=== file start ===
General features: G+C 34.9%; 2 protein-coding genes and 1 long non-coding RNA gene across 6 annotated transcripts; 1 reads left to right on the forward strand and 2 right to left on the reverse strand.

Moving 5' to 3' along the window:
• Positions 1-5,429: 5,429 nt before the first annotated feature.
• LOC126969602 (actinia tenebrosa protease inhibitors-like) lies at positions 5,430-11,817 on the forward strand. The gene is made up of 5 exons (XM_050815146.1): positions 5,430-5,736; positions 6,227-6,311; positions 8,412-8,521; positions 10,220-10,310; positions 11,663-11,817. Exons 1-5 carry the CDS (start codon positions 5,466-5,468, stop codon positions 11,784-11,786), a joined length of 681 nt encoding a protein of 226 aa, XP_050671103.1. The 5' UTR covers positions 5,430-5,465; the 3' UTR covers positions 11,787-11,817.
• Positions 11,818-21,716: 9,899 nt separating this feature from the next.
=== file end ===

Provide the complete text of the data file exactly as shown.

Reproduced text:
General features: G+C 34.9%; 2 protein-coding genes and 1 long non-coding RNA gene across 6 annotated transcripts; 1 reads left to right on the forward strand and 2 right to left on the reverse strand.

Moving 5' to 3' along the window:
• Positions 1-5,429: 5,429 nt before the first annotated feature.
• LOC126969602 (actinia tenebrosa protease inhibitors-like) lies at positions 5,430-11,817 on the forward strand. The gene is made up of 5 exons (XM_050815146.1): positions 5,430-5,736; positions 6,227-6,311; positions 8,412-8,521; positions 10,220-10,310; positions 11,663-11,817. Exons 1-5 carry the CDS (start codon positions 5,466-5,468, stop codon positions 11,784-11,786), a joined length of 681 nt encoding a protein of 226 aa, XP_050671103.1. The 5' UTR covers positions 5,430-5,465; the 3' UTR covers positions 11,787-11,817.
• Positions 11,818-21,716: 9,899 nt separating this feature from the next.